Just finished my first full day with our delegation to Bil’in – I think I speak for all our participants when I say we are honored and thrilled to be here.
As I mentioned in my previous post, our group is made up of Chicago-area Jews and Palestinians, with one participant from Los Angeles. We are longtime friends and fellow activists for a just peace in Palestine and we organized this trip to show solidarity with the Palestinian nonviolence resistance movement on the West Bank. While individual members of the delegation have different personal opinions on the politics of the Israeli/Palestinian conflict and might differ on how a solution should politically be achieved, we are united in the conviction that full equality and civil rights should be enjoyed by all the people – Jews and Palestinians alike.
Our “home base” for the trip is Bil’in; our host is Iyad Burnat, a prominent leader in this movement. Iyad serves as the head of the Bil’in Popular Committee Against the Wall, which has led weekly demonstrations against Israel’s separation barrier for the past nine years and has been one of the leading communities in the Palestinian popular resistance. I’ve written a great deal about Bil’in over the years and I’ve closely followed the news out of this small but mighty West Bank village. And like many, I was transfixed by the Oscar nominated documentary, “5 Broken Cameras,” directed by Iyad’s brother Emad, which movingly documented Bil’in’s ongoing struggle.
Our hosts here have been gracious and wonderful – Iyad (in the orange shirt, top pic) and his wife Tasaheel (in the blue hijab) and his cousin Mustafa and his wife Sabrin have joyfully welcomed us into their homes and their families. This is clearly much more than a chance to learn about a movement – it is an opportunity to share in a way of life, to forge new relationships, to make dear new friends.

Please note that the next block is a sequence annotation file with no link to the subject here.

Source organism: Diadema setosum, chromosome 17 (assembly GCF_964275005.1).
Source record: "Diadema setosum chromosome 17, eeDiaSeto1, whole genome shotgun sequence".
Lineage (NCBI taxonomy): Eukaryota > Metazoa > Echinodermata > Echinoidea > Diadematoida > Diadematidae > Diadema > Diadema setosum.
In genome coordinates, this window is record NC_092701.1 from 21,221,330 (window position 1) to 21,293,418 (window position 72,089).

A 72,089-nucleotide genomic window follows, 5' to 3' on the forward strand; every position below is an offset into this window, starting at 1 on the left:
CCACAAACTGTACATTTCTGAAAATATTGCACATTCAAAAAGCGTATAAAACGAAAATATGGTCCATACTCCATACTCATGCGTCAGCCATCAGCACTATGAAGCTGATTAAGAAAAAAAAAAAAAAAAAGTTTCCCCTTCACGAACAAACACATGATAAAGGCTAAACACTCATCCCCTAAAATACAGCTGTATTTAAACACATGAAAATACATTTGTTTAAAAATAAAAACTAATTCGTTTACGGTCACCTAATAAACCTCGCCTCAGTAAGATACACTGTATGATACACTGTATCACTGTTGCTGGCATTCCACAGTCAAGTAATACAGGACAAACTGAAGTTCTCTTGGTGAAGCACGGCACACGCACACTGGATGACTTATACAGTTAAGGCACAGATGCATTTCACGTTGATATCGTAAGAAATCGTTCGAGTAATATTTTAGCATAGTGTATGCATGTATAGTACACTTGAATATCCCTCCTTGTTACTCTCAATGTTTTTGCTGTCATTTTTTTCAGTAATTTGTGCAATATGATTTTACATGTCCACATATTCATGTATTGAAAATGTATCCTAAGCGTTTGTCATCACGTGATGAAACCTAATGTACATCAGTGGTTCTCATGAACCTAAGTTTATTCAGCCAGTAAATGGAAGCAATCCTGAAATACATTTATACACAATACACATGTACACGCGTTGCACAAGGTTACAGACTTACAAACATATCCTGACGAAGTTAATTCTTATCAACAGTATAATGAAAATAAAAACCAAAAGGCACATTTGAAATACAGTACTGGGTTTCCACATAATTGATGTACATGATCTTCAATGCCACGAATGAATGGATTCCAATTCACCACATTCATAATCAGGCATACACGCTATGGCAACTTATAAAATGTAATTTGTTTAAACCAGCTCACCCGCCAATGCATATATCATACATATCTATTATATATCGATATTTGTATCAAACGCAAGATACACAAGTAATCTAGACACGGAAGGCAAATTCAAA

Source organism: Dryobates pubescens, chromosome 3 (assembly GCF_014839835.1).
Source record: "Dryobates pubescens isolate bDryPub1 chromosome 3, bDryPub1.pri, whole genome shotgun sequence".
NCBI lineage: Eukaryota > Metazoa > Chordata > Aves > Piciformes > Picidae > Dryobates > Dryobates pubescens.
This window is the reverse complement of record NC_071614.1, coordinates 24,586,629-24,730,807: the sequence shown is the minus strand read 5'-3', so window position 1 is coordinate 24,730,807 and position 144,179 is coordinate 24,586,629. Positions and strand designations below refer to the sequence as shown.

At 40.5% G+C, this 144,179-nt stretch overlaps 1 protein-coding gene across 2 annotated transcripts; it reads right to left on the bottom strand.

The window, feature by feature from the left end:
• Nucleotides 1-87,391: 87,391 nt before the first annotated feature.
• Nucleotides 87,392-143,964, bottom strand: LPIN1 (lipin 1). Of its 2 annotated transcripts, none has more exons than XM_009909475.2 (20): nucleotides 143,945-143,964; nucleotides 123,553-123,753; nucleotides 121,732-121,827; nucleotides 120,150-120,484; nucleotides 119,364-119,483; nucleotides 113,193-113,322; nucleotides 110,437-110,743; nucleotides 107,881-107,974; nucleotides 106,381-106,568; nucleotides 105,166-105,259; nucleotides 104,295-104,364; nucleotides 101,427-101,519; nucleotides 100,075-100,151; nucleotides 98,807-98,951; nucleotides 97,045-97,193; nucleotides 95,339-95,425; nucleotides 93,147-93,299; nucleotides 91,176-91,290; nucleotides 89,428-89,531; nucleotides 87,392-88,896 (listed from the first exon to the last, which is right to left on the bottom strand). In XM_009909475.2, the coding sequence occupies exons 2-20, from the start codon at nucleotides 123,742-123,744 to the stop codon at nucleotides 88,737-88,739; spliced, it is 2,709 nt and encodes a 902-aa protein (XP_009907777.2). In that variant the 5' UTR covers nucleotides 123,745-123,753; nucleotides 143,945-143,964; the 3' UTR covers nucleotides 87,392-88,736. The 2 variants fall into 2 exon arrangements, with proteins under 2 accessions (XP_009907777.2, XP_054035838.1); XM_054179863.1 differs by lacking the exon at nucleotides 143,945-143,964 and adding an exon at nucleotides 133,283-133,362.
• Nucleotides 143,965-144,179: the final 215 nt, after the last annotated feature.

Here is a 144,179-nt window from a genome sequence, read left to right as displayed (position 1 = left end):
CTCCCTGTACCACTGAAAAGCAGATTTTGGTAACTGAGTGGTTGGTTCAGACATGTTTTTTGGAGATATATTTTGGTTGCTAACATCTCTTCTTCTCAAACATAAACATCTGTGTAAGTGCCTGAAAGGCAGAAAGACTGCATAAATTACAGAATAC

In our introductory tour, Iyad explained that Bil’in was one of the early West Bank villages to organize regular nonviolent demonstrations against the wall that was cutting the village off from a significant portion of agricultural land in order to create a buffer around the nearby settlement of Mod’in Ilit. Bil’in’s efforts have borne fruit – in September 2007, the Israeli Supreme Court ruled that the wall should be moved back 500 meters. The ruling was finally carried out by the military on June 2011, which restored 1,100 dunams of farmland back to the village (almost half of their of their originally confiscated land.)
And yet the struggle continues: the wall continues to choke off the people of Bil’in from their livelihood and the occupation continues to take a major toll on the life of the village. Our group will be participating the demonstration at the wall at Bil’in’s weekly demonstration this Friday – at which time similar demonstrations will take place in villages across the West Bank. This act of solidarity will be, without question, the most important aspect of our itinerary.
One of the newest additions to the village is a new garden dedicated to the memory of Bassem (“Pheel”) Abu Rachme, a much beloved and very charismatic leader in Bil’in who was killed in 2009 when a tear gas canister struck him in the torso. His killing was captured on camera in “5 Broken Cameras” in one particularly heart-rending moment.
Last month, the IDF officially announced it was closing the investigation into his death. According to a report in +972:
The military prosecution claims it was unable to determine the identity of the Israeli soldiers and border policemen involved or whether open-fire regulations were breached. This, despite the fact that as B’Tselem and Yesh Din pointed out in a joint press release condemning the decision, three video segments filmed during the demonstration show that Abu Rahmeh was situated to the east of the barrier, did not act violently and did not endanger the soldiers in any way…
Late last year, a soldier who served in the same unit that killed Abu Rahme gave testimony about the incident to Breaking the Silence. “…(T)his one time, one of the soldiers simply aimed at someone directly, and [the tear gas canister] hit his chest and he got killed. .. The guy who shot him … was kind of pleased with the whole thing, he had an X on his launcher,” the former soldier continued. An X on a weapon indicates a “kill.”
Bassem’s memorial garden (above) lies in the land that was recently reclaimed from the relocation of the wall. The myriad of small black planters are made of tear gas canisters. Please read the long tribute from the plaque at the garden, below, to get a sense of this man who will always occupy a dear place in the hearts of the villagers of Bil’in.
In my next post I’ll write about our memorable visit to Nabi Saleh, another prominent village involved in the Palestinian nonviolent resistance. Back soon.